Articles About Rachel

MSN Money,

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Parents are spending tens of thousands on advisers to shape their kids’ game plans

Even valedictorians are finding it hard to land spots at the nation’s most-selective colleges, so “Ben” wasn’t about to take chances. Over the past four years, the New Jersey father of two has spent about $30,000 for guidance from Michele Hernandez, a Lake Oswego, Ore. college counselor who charges up to $36,000 per student for advice on everything from what courses to take to how to spend summers.

“We have regular kids who are pretty bright and nice and do a lot of activities,” says Ben, who, like many interviewed for this article, requested anonymity. “We were looking to give our kids whatever advantages we could.” Both sons were accepted by their first-choice schools: small, private colleges that admit about 25% of applicants.

Despite the soaring cost of college, a growing number of families are paying as much as a year’s tuition, room, and board on independent consultants such as Hernandez. They seek advice not just on completing applications but also on the raw material that goes into them — courses and extracurricular activities. That means bringing these advisers on board as early as eighth or ninth grade.

Although college admissions officers take a dim view of these unregulated advisers, the Independent Educational Consultants Assn., a nonprofit in Fairfax, Va., estimates that some 22% of the freshmen at private, four-year colleges this year have used them.

Some advisers say they’re turning away potential clients. Hernandez began offering four-day “application boot camps” for about $8,000 last summer to accommodate overflow from her practice, which currently numbers 60 clients. “We’re very selective about the students we work with,” says Victoria Hsiao, a partner at IvySuccess in Garden City, N.Y., which charges up to $28,500. The firm has about 100 clients right now and has served about 1,000 since opening nine years ago.

The guides say their goal is simply to find a good match for each student. But with the nation’s most-selective colleges receiving record numbers of applications, they say they must also help their clients stand out. High school students “often don’t know what’s typical and what’s interesting about themselves,” says Rachel Toor, a former admissions officer at Duke University who charges up to $200 an hour. “I try to figure out what it is about them that’s going to get an admissions officer to fall in love.”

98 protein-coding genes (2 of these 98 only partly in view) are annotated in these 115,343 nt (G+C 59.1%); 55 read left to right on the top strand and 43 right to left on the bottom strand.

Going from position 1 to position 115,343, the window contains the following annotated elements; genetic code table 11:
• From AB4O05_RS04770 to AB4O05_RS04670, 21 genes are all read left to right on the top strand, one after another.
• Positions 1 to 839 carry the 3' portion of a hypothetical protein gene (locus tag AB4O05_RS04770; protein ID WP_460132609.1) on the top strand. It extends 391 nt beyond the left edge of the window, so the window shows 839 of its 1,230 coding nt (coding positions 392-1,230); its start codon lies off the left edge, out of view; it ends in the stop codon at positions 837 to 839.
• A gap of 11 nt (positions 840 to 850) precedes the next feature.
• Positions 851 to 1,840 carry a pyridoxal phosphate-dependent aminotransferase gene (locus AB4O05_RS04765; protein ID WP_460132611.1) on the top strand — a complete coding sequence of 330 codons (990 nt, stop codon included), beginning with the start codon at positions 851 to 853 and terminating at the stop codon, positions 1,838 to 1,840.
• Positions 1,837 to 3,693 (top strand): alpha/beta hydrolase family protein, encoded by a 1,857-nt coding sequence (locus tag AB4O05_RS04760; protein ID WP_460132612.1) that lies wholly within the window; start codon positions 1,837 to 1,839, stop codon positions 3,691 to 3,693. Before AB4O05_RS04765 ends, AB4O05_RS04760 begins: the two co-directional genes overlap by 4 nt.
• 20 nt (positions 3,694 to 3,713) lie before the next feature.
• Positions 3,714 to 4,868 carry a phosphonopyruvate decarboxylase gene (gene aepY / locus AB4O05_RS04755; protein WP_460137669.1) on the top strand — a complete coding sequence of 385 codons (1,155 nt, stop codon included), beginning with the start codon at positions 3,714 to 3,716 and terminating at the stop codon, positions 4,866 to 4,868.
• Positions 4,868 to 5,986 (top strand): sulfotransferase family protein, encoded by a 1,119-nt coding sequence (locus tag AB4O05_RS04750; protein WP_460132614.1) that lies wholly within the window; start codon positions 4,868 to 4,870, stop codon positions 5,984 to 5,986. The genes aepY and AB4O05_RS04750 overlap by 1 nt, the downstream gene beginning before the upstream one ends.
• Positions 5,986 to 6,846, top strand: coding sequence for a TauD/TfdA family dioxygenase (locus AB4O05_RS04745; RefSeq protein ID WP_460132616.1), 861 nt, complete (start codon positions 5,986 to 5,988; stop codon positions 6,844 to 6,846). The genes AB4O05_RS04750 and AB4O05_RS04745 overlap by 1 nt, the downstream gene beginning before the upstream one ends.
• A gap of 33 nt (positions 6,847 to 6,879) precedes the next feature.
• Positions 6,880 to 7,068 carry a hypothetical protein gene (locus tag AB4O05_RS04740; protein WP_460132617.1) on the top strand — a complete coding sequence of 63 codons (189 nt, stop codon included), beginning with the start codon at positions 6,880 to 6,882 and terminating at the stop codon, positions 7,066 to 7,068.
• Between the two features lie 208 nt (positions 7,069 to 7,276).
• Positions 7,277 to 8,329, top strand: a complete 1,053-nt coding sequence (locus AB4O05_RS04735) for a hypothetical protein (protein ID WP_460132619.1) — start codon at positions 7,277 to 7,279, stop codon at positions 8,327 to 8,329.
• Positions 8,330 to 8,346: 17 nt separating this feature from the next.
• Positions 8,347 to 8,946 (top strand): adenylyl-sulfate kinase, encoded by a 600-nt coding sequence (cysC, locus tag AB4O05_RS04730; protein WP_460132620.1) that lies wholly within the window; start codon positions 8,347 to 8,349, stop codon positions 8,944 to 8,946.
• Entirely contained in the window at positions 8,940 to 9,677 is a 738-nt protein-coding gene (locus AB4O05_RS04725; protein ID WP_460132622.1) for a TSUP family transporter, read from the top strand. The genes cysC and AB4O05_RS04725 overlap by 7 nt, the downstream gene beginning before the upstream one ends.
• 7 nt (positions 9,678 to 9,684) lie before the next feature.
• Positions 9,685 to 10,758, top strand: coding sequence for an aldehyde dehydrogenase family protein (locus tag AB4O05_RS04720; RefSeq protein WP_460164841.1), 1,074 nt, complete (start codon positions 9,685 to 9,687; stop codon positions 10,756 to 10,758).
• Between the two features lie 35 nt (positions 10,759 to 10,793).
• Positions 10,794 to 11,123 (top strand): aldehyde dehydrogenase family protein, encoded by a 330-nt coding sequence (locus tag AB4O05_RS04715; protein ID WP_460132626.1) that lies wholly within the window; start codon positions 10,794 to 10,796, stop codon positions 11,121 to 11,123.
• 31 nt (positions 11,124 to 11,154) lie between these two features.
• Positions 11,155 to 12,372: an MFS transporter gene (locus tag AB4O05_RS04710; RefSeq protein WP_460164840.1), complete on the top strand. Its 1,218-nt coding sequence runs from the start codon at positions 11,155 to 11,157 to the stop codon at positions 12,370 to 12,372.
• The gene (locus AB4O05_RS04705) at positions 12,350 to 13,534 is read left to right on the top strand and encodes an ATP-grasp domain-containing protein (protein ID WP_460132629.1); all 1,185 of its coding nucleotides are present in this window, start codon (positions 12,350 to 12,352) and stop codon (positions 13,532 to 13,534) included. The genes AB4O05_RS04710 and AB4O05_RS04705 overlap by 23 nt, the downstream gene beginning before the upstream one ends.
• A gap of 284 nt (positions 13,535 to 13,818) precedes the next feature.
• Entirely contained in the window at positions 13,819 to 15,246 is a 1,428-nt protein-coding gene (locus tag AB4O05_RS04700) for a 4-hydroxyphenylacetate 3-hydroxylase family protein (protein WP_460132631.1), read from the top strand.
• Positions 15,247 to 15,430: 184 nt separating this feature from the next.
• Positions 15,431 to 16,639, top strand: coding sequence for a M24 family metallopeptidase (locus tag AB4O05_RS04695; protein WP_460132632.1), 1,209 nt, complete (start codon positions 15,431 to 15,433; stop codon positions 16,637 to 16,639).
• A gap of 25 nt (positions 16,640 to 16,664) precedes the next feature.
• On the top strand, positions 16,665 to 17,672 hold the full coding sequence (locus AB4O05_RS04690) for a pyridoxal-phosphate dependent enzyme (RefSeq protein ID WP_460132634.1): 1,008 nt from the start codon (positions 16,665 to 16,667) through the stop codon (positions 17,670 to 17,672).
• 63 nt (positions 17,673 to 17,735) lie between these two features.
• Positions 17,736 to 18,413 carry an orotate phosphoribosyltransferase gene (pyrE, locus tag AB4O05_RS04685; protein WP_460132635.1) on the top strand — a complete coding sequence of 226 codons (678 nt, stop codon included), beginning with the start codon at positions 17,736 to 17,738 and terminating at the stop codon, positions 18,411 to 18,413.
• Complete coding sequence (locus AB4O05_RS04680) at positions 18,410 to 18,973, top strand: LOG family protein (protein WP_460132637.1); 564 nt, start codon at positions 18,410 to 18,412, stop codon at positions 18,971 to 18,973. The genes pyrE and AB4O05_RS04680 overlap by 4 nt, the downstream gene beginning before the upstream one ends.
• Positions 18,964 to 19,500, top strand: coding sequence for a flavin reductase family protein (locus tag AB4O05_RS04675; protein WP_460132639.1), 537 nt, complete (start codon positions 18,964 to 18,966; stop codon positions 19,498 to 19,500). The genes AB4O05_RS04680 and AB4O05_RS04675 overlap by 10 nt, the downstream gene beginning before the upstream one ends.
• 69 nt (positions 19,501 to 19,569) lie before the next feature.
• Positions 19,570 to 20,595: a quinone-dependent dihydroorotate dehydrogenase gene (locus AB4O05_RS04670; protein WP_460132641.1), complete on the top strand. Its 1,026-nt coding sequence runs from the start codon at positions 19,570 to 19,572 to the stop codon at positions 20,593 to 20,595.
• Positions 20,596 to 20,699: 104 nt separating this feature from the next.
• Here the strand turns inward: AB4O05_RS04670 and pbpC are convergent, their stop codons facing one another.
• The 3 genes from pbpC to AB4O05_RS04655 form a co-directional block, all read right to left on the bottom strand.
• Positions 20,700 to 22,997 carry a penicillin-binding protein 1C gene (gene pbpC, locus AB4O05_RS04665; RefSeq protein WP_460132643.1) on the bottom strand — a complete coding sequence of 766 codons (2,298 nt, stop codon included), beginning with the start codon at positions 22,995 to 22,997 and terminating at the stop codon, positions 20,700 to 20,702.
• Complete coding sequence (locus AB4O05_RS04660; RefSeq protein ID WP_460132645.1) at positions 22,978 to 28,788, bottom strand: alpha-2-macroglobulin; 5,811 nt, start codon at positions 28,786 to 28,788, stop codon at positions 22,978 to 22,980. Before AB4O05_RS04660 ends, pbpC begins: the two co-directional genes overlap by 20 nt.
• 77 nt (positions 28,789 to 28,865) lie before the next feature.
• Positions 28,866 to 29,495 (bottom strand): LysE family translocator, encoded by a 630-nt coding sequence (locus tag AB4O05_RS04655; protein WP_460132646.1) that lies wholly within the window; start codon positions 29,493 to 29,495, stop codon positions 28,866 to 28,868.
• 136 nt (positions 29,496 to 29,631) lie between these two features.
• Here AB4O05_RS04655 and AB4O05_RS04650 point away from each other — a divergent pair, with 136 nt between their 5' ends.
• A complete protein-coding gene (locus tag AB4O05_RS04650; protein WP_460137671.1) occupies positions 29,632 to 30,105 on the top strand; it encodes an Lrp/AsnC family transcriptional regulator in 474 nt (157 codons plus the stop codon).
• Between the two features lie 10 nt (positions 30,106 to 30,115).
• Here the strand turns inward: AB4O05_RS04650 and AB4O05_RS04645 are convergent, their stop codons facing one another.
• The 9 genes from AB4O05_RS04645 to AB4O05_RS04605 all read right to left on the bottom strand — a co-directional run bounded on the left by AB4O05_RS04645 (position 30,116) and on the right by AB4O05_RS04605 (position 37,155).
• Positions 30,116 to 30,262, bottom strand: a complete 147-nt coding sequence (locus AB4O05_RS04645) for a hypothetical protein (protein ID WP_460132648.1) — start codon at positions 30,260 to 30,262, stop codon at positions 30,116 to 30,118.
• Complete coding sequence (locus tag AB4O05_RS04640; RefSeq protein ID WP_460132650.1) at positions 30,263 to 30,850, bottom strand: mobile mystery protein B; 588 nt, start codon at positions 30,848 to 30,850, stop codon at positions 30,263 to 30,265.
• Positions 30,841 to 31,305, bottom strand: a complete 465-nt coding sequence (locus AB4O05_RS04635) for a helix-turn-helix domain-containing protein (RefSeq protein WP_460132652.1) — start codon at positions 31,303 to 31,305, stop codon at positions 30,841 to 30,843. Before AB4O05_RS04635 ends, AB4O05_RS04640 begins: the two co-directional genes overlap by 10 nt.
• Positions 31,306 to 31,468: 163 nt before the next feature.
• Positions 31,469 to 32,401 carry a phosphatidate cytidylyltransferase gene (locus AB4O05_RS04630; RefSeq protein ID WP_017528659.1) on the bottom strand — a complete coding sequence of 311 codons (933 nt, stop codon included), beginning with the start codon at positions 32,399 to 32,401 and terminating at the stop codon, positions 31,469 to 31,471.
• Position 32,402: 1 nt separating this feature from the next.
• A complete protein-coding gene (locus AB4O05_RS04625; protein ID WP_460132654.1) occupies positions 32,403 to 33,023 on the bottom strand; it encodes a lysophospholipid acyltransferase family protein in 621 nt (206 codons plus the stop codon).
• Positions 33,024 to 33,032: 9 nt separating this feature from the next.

What you get depends on how close your child is to attending college. When a client signs on just before senior year, the focus is generally on the application process. Most counselors do not make calls to admissions officers on clients’ behalf. But they urge students to express a strong interest themselves by, for example, contacting professors whose research is of interest and attending lectures. To prepare her 200-odd clients for interviews, Katherine Cohen, founder of New York’s IvyWise, which charges up to $30,000, videotapes practice sessions for those who need it. Advisers help students compile activity resumés and athletic videos to send to coaches. They also help brainstorm essay ideas and edit drafts. The goal: to get students to write in a compelling way about a revealing experience or aspect of their personalities. A Princeton University student from a Western state says Hernandez urged him to explore “what home means to me and how heading east will never change the Western part of me.” Students whose parents hire consultants earlier receive guidance on much more. Some counselors say they steer students to unusual activities. IvySuccess encouraged a girl intent on Massachusetts Institute of Technology to enroll in beauty pageants, an activity that’s not typical of the school’s applicant pool. She was accepted. Counselors also help students think of ways to demonstrate a serious commitment to their interests. Cohen, whose agency advises on admissions from preschool through grad school, suggests submitting history papers to The Concord Review, a journal that publishes high school authors. She has introduced clients interested in internships to contacts in film, art, publishing, and on Wall Street. “To get into a top school, you have to show that you’re different and that you’ve done some amazing things,” Hernandez says, repeating a theory that most counselors espouse. Advisers say they are also seeing demand from students with learning disabilities. “Anna” relied on Cohen in her final three years at a private school in California to help her choose a challenging mix of courses that left time for theater: Anna’s credits include an off-Broadway play. Working partly at Cohen’s offices the summer before senior year, she polished off her applications ahead of deadline. “I don’t work well under pressure,” says Anna, who plans to major in theater and music at Brown University. Are the services worth it? Most advisers claim a high success rate in getting students into first-choice schools, but it’s impossible to verify their data. Anyone can set up shop —such counselors’ ranks have doubled, to about 3,000, in the past five years — because the field is unregulated, and practitioners aren’t required to have experience in college admissions or high school counseling. College admissions officers say such advice makes sense only for students at high schools that lack adequate guidance counseling. Some applicants “end up with a whiff of packaging that undercuts their candidacy,” says Bruce Poch, Pomona College’s dean of admissions. Many officials also worry that students are learning to put success above everything else. They point to Cohen client and Harvard University student Kaavya Viswanathan, who admitted plagiarizing portions of her novel about a high school student’s obsessive pursuit of Harvard. Cohen had introduced Viswanathan to a literary agent. “I have a fear that this [sort of counseling] is undermining people’s sincerity,” says Tom Parker, dean of admissions at Amherst College. Parents claim they get their money’s worth. Sometimes, they say, a third party can motivate kids in ways a parent cannot. For example, Hernandez nixed one of Ben’s son’s summer camp plans. “She said: ‘You’ve got to broaden your horizons,”‘ Ben recalls. The teen enrolled in a physics program at a university instead. “You never know whether you really need a counselor,” he says. “All you know is you gave it your best shot.